The Feast of the Three Holy Hierarchs—A Feast of Familial Holiness

The holy hierarchs Basil the Great, Gregory the Theologian, and John Chrysostom The holy hierarchs Basil the Great, Gregory the Theologian, and John Chrysostom

The holy hierarchs Basil the Great, Gregory the Theologian, and John Chrysostom are known as great theologians and fathers of the Church. Every saint is an example of the life in Christ, an example for every believer. There is no doubt that much can be said about the lives of these three great hierarchs of the Orthodox Church, but I would like to focus on one thing: to look more closely at the life of the families in which the holy hierarchs Basil, Gregory, and John were born and raised. What do we know about them?

Most importantly—the family of each of the great holy hierarchs is a holy family in the fullest sense of the word. Many of the members of these families are glorified by the Church. In the family of St. Basil the Great are his mother St. Emilia (January 1/14), his sisters St. Macrina (July 19/August1) and St. Theosebia, a deaconess (January 10/23), and his brothers St. Gregory of Nyssa (January 10/23), and St. Peter of Sebaste (January 9/22). St. Gregory of Nyssa writes, “My father’s parents’ property was taken away for their confession of Christ, and our grandfather on our mother’s side was executed because of imperial anger, and everything he had passed to other proprietors.”1 The mother of St. Basil the Great’s father was St. Macrina the Elder2 (May 30/June 12). Her spiritual guide was St. Gregory of Neocaesarea, also known as St. Gregory the Wonderworker. St. Macrina took an active role in the raising of the future holy hierarch, as he himself writes about it: “I mean the celebrated Macrina who taught me the words of the blessed Gregory; which, as far as memory had preserved down to her day, she cherished herself, while she fashioned and formed me, while yet a child, upon the doctrines of piety.”3

St. Gregory the Theologian thus praises the ancestors of St. Basil: “Among whose numerous ranks were found Basil’s paternal ancestors, upon whom, in their practice of every form of piety, that period bestowed many a fair garland. So prepared and determined were they to bear readily all those things on account of which Christ crowns those who have imitated His struggle on our behalf.”4 Thus, the parents of St. Basil—Basil the Elder and Emilia—were descendants of martyrs and confessors for faith in Christ. It must be said that St. Emilia initially prepared herself for the asceticism of virginity, but, as her son St. Gregory of Nyssa writes, “Inasmuch as she was an orphan, and in the season of her youth she blossomed with such physical beauty that talk of her prompted many to seek her hand, and the threat even arose that if she didn’t marry someone willingly, then she would suffer some undesirable affront, as those driven mad by her beauty were ready even to kidnap her.”5 Therefore St. Emilia married Basil, who had the glory of an educated and pious man. Thus, the parents of the holy hierarch Basil were united first of all by love for Christ. St. Gregory the Theologian praises this truly Christian marital union: “The union of [Basil’s] parents, consisting not so much of a fleshly union as an equal striving for virtue, was notable for many reasons, especially for generosity to the poor, for hospitality, for purity of soul as the result of self-discipline, for the dedication to God of a portion of their property … and for all those other good qualities which were enough to fill the hearing of many.”6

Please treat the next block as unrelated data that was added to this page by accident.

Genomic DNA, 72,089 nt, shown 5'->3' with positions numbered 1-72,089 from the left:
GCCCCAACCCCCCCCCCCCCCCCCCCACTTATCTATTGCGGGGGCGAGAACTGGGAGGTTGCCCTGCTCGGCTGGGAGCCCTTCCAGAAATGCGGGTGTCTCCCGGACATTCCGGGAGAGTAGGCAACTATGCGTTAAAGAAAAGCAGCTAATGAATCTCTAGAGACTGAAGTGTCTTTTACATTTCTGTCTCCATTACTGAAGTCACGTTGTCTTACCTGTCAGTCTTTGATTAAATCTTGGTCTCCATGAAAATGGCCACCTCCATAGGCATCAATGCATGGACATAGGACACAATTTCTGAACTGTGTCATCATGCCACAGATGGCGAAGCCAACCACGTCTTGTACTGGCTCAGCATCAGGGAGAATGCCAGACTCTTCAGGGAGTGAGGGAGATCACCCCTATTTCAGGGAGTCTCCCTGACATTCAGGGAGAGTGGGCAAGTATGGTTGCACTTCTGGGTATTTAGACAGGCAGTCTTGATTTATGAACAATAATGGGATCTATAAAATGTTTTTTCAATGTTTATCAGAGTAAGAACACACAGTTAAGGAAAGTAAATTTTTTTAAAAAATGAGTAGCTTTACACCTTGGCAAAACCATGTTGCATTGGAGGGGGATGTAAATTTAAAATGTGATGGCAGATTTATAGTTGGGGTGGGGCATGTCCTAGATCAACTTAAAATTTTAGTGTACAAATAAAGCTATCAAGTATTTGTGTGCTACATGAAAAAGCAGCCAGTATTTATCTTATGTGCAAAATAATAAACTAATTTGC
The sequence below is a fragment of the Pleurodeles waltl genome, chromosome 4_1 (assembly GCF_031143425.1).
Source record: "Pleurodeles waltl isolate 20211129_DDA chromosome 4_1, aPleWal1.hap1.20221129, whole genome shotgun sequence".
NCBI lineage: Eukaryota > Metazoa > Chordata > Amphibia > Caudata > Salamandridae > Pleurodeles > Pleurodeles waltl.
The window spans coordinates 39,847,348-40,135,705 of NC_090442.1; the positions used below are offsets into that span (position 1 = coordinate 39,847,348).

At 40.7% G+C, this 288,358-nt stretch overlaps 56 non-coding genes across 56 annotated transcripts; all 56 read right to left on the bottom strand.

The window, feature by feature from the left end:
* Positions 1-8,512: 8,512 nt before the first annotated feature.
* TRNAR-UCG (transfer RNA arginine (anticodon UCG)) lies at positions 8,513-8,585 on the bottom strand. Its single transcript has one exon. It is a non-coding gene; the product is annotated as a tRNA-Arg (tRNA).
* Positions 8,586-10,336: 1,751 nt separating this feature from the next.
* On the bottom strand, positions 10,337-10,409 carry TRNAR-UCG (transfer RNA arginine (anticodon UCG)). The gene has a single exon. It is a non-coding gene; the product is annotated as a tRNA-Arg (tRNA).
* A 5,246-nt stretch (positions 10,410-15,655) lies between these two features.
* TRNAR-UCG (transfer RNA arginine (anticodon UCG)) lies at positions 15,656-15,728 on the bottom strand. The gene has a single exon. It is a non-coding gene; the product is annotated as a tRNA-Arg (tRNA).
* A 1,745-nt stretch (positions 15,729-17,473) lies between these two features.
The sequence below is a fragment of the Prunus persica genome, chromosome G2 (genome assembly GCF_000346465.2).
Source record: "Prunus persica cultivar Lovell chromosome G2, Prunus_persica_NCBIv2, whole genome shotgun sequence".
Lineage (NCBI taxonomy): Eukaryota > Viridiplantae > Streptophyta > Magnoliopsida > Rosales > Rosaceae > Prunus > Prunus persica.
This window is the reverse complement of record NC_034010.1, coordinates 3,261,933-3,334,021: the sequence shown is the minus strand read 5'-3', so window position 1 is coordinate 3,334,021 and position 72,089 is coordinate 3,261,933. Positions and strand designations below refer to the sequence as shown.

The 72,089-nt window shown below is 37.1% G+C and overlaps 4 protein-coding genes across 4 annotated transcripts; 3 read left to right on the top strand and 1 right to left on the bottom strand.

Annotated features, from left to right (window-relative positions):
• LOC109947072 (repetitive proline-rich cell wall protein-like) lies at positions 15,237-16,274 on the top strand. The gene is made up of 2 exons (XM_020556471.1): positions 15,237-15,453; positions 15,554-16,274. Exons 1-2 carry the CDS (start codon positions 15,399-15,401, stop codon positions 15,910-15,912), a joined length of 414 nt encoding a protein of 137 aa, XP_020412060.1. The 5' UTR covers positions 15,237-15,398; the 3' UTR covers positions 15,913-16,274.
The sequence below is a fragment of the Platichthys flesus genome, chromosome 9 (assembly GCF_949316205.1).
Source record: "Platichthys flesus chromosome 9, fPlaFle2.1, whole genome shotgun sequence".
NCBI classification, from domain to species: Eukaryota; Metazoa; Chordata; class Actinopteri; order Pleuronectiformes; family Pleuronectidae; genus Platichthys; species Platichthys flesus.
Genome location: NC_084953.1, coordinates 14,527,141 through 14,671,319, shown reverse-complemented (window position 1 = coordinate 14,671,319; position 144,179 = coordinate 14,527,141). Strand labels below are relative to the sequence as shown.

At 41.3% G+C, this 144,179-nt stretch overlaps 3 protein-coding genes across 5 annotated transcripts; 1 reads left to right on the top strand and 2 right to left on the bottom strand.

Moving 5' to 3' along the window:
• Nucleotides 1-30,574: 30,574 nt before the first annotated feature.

But St. Basil’s and St. Emilia’s main virtue was their children:

Legend indeed has its instances of men whose children were many and beautiful, but it is practical experience which has presented to us these parents, whose own character, apart from that of their children, was sufficient for their fair fame, while the character of their children would have made them, even without their own eminence in virtue, to surpass all men by the excellence of their children… but when all are eminent, the honor is clearly due to those who brought them up. This is proved by the blessed roll7 of priests and virgins, and of those who, when married, have allowed nothing in their union to hinder them from attaining an equal repute, and so have made the distinction between them to consist in the condition, rather than in the mode of their life.8

St. Basil and his brothers and sisters were brought up in such a family. Their parents, having chosen the path of Christian virtues, emulating their own parents in it—testifying to their faith by martyrdom and confession, reared children who manifested in their lives all the diversity of the Christian podvig.

The family of St. Gregory the Theologian, the closest friend of St. Basil the Great, also set an example of Christian holiness. St. Gregory’s father, also named Gregory, was the bishop of the city of Nazianzus; his mother was named Nonna. They are both canonized saints (St. Gregory—January 1/14, St. Nonna—August 5/18). St. Gregory writes of his mother with great love: “She acknowledged but one kind of beauty, that of the soul, and the preservation, or the restoration as far as possible, of the Divine image… She knew but one genuine nobility—piety, and the knowledge of whence we are sprung and whither we are tending. The only safe and inviolable form of wealth is, she considered, to strip oneself of wealth for God and the poor, and especially for those of our own kin who are unfortunate.”9 St. Nonna was not only a virtuous Christian and faithful wife, but also a mentor for her husband: “The wife given by God to my father was for him not only a co-laborer, which is not very surprising, but even his leader. She herself led him by word and deed to all excellences. Day and night she fell before God, in fasting, and with many tears entreating Him to grant salvation to her head, and tirelessly influencing her husband, trying to acquire it by various means.”10 The fact is that St. Gregory’s father—Gregory the Elder—was born into a pagan family (St. Nonna’s parents were Christians) and belonged to a sect of Hypsistarians from birth.11 Through her prayerful labors and her personal example of Christian piety, St. Nonna persuaded her husband to accept the Sacrament of holy Baptism. And at the age of forty-five, Gregory the Elder was baptized, receiving the Sacrament from Archbishop Leontius of Cappadocia, who was a participant in the First Ecumenical Council in Nicaea. Within two or three years he was ordained as a presbyter, and then to the episcopate of the city of Nazianzus.